With a dog.
We did not set ourselves out to become cliches of bohemian living, it merely crept up on us and I guess this is how most interiors loved by the people who live in them are born. Just like all good gardens, with care and time. Once we get going with the plaster work in this house, paint the walls and patch a few not-so-discrete holes on our ceilings, our dwelling will start looking more conventional again. I like the rustic boho look we got going for the time being, but I would never pay a designer to recreate it. Just as one might walk to Anthropologie today and pick up a piece of exotic old world chic to crown their eclectic lives, I imagine it could never feel the same as haggling for it in the bazaars of North Africa.
|Avocados growing on an IKEA stepstool – is this what hipsters are made of?|
I feel immensely privileged to be able to live where I do and it works for us well. Part of our choice to live in the South of France is to do with the relatively cheap cost of living, especially the price of property. Like many, we would have not stood a change in owning our home in the UK where the system does not exactly favour the self employed, especially those working in arts. Just like the bohemian artists that flooded the quarters of the poor in Paris at the end of the 19th century – we are part of the cycle of gentrification that is more relevant today than never before.
This is why I am cynical about the boho-craze: nothing is ever as simple as it looks. Les Bohémiens of the golden age of Paris were mostly an ideal constructed by themselves; Henry Toulouse-Lautrec, the epitome of a poor bohemian artist, came from a wealthy aristocratic family who supported their son financially enabling him to pursue his artistic merits and live the jolly good la Vie de Bohéme. To appreciate the bohemian aesthetic is fine as is living the bohemian life, I am not trying to point the finger on anybody, but this style, like any trend, is also a gargantuan business venture. Boho-chic enterprises such as Coachella in the States, to use an obvious example, look like great fun, but let’s not forget the fact that the cost of tickets for the weekend is more than most people pay in rent each month.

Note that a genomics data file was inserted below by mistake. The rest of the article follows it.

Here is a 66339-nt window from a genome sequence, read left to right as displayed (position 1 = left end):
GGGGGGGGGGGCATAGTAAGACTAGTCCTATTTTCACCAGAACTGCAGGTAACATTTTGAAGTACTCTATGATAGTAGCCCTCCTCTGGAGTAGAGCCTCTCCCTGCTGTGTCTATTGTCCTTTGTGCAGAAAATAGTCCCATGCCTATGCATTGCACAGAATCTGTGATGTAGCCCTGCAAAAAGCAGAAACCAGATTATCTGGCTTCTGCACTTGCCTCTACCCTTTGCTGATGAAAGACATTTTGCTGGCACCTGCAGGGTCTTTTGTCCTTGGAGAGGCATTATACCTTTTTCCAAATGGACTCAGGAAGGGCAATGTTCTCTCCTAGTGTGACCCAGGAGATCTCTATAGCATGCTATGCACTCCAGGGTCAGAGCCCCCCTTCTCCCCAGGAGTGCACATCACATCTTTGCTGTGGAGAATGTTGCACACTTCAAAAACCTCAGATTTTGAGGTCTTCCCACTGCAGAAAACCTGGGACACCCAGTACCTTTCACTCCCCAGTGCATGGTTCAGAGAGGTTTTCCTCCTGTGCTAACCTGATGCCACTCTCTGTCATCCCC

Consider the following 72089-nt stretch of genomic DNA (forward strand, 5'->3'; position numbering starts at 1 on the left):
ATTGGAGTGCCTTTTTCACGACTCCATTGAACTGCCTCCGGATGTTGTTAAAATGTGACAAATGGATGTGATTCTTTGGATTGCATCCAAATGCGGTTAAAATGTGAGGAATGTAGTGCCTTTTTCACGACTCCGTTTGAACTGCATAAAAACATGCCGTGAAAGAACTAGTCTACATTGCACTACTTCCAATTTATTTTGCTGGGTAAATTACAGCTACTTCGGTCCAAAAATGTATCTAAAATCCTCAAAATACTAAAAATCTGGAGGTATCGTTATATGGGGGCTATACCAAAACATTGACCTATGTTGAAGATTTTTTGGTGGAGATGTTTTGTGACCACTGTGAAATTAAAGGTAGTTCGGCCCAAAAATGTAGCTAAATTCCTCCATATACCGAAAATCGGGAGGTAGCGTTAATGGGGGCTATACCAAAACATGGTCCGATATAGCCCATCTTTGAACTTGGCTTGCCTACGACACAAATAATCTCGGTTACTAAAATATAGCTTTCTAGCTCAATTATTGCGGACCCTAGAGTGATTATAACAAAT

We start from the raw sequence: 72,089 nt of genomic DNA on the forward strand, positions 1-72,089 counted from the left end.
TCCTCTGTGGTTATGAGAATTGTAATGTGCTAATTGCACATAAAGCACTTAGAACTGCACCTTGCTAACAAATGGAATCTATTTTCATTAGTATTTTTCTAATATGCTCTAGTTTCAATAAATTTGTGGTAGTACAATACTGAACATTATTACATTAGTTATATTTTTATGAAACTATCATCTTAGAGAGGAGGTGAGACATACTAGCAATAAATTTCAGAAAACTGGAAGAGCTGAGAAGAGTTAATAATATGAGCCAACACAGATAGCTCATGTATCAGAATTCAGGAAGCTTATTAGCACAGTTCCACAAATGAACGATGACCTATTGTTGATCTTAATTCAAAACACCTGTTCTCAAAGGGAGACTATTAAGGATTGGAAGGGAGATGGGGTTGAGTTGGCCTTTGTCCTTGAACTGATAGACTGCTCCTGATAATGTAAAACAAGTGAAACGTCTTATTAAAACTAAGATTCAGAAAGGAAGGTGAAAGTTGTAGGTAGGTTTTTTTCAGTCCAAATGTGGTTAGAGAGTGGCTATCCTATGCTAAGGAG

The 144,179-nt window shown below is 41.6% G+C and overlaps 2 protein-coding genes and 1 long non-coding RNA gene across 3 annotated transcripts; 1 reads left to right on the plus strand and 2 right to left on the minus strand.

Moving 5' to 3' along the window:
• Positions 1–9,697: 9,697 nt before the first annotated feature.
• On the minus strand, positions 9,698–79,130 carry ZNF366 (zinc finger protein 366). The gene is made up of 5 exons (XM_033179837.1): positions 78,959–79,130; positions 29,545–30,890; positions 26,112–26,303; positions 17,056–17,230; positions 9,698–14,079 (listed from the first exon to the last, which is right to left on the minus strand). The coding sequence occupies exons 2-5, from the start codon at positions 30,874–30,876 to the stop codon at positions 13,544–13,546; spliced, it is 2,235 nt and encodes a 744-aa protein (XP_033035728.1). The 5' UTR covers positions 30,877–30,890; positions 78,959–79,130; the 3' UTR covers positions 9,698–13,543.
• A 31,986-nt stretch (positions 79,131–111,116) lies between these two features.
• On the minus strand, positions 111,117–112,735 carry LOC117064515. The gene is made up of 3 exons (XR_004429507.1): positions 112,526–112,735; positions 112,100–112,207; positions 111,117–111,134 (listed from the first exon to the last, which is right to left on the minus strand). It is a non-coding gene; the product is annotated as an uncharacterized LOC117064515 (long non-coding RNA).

The cozy, laid back bohemian feel of these types of events and products is often just an illusion. Using the undying words of Dolly Parton: “It takes a lot of money to look this cheap.”
|Raw plaster wall in our bedroom|
An quick search of bohemian interiors on Pinterest reveals a never ending stream of beautifully curated eclectic interiors from all around the world. On a lot of cases replicating a look like that would be a choice between a new decor or a new car. A few of us can afford to complete a process such as furnishing a home in one blast, but worry not – the process can be just as rewarding when you take, yes I am going to repeat the punch line one more time, time and care with your choices.
Want to live like a new bohemian? Hit the flee market, anthro or your local asda – and get only the things that you need. Focus on the stuff that reminds you of good times and good people or what you really, really love. With this set of guidelines you can’t go wrong. Trends, they come and go, so you might as well do you. This is what visiting other peoples delightfully eclectic, cozy and totally bohemian homes has thought me.
*Drops mike – rant over*
*Disclamer: You might meet me driving around on my vintage Motobecane bike, rocking a sundress-winter-scarf-combo. I grow avocados on my lounge, like craft beer and I have a degree in fine art.. So dear hipsters – don’t hate me, I’m one of you.